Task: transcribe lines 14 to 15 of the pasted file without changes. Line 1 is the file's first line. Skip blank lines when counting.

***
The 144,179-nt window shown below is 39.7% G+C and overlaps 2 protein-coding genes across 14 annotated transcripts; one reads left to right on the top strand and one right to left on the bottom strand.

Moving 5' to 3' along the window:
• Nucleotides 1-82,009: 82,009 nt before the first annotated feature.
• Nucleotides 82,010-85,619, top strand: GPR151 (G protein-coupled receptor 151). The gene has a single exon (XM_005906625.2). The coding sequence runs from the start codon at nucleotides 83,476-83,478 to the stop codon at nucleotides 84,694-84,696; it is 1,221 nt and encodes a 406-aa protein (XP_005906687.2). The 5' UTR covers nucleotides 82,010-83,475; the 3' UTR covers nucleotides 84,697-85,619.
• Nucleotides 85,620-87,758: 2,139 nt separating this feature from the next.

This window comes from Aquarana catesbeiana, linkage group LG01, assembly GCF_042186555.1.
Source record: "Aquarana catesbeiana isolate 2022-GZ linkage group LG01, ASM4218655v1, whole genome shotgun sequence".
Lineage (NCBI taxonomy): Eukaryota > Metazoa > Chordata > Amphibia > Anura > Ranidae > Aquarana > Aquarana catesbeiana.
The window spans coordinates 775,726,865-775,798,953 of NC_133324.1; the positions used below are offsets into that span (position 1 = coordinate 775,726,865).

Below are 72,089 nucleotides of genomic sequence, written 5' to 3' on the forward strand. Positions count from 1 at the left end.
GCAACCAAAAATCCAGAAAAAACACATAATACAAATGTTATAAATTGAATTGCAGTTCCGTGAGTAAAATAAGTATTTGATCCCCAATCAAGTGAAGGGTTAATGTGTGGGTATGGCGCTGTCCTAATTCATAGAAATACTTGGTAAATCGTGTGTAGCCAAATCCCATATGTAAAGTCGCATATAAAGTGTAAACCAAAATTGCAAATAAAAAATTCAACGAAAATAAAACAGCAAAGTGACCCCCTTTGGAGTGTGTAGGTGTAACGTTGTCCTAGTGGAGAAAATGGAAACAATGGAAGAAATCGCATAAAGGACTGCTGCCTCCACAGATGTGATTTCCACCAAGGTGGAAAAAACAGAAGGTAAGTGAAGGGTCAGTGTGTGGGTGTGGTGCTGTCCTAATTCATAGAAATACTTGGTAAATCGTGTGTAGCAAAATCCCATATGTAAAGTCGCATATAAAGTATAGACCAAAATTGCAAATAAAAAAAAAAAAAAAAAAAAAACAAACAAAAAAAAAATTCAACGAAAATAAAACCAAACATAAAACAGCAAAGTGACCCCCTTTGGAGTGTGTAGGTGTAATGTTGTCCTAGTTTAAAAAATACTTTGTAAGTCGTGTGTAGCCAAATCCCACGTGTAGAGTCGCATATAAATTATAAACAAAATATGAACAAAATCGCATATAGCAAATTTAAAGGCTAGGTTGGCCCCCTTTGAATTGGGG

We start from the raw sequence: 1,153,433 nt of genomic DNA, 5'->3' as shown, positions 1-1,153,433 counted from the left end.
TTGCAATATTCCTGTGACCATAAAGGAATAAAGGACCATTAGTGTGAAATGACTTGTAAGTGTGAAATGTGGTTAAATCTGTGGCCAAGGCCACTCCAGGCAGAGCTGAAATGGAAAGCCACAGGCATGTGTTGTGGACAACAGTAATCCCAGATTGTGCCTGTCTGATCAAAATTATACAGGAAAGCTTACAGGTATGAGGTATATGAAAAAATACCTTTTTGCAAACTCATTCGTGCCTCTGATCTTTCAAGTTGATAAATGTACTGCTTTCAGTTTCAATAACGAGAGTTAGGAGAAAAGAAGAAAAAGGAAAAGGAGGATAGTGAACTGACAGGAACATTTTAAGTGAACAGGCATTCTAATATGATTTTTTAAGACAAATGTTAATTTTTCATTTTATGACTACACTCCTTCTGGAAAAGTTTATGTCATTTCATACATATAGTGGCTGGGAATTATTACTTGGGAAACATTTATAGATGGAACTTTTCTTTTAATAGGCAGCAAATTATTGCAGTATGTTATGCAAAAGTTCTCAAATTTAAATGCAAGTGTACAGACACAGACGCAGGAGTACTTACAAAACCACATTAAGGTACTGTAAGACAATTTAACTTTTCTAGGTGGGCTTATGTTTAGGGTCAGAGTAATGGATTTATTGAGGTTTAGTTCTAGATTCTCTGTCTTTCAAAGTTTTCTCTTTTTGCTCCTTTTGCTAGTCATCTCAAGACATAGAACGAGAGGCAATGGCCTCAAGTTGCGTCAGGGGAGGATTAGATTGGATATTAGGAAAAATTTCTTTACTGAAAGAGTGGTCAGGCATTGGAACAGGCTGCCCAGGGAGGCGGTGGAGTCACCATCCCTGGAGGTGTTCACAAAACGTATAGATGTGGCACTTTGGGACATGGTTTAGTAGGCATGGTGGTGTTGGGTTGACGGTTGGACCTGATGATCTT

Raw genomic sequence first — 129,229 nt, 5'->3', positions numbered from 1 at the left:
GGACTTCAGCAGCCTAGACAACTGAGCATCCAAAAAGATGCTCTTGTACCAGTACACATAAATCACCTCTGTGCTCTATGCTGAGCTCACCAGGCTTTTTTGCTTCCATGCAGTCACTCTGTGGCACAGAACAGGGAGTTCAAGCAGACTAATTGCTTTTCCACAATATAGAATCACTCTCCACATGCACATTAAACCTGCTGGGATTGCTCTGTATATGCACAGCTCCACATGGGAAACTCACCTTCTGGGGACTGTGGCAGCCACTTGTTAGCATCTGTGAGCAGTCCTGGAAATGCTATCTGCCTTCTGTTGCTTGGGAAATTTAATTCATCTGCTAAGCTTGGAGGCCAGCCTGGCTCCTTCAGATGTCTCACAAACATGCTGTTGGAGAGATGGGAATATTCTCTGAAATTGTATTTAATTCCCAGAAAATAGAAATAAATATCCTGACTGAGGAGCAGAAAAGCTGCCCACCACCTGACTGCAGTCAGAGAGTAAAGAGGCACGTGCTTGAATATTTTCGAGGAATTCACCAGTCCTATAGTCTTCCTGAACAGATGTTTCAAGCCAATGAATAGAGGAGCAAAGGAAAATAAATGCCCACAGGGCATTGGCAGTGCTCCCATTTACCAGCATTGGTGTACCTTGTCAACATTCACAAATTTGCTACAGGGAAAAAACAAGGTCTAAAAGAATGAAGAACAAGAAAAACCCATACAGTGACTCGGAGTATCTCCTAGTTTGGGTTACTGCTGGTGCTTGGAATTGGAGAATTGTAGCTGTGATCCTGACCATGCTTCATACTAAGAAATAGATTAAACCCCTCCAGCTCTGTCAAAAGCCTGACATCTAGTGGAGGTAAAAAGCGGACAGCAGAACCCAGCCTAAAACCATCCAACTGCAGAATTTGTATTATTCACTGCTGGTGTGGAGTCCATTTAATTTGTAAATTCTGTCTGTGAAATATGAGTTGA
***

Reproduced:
Raw genomic sequence first — 129,229 nt, 5'->3', positions numbered from 1 at the left:
GGACTTCAGCAGCCTAGACAACTGAGCATCCAAAAAGATGCTCTTGTACCAGTACACATAAATCACCTCTGTGCTCTATGCTGAGCTCACCAGGCTTTTTTGCTTCCATGCAGTCACTCTGTGGCACAGAACAGGGAGTTCAAGCAGACTAATTGCTTTTCCACAATATAGAATCACTCTCCACATGCACATTAAACCTGCTGGGATTGCTCTGTATATGCACAGCTCCACATGGGAAACTCACCTTCTGGGGACTGTGGCAGCCACTTGTTAGCATCTGTGAGCAGTCCTGGAAATGCTATCTGCCTTCTGTTGCTTGGGAAATTTAATTCATCTGCTAAGCTTGGAGGCCAGCCTGGCTCCTTCAGATGTCTCACAAACATGCTGTTGGAGAGATGGGAATATTCTCTGAAATTGTATTTAATTCCCAGAAAATAGAAATAAATATCCTGACTGAGGAGCAGAAAAGCTGCCCACCACCTGACTGCAGTCAGAGAGTAAAGAGGCACGTGCTTGAATATTTTCGAGGAATTCACCAGTCCTATAGTCTTCCTGAACAGATGTTTCAAGCCAATGAATAGAGGAGCAAAGGAAAATAAATGCCCACAGGGCATTGGCAGTGCTCCCATTTACCAGCATTGGTGTACCTTGTCAACATTCACAAATTTGCTACAGGGAAAAAACAAGGTCTAAAAGAATGAAGAACAAGAAAAACCCATACAGTGACTCGGAGTATCTCCTAGTTTGGGTTACTGCTGGTGCTTGGAATTGGAGAATTGTAGCTGTGATCCTGACCATGCTTCATACTAAGAAATAGATTAAACCCCTCCAGCTCTGTCAAAAGCCTGACATCTAGTGGAGGTAAAAAGCGGACAGCAGAACCCAGCCTAAAACCATCCAACTGCAGAATTTGTATTATTCACTGCTGGTGTGGAGTCCATTTAATTTGTAAATTCTGTCTGTGAAATATGAGTTGA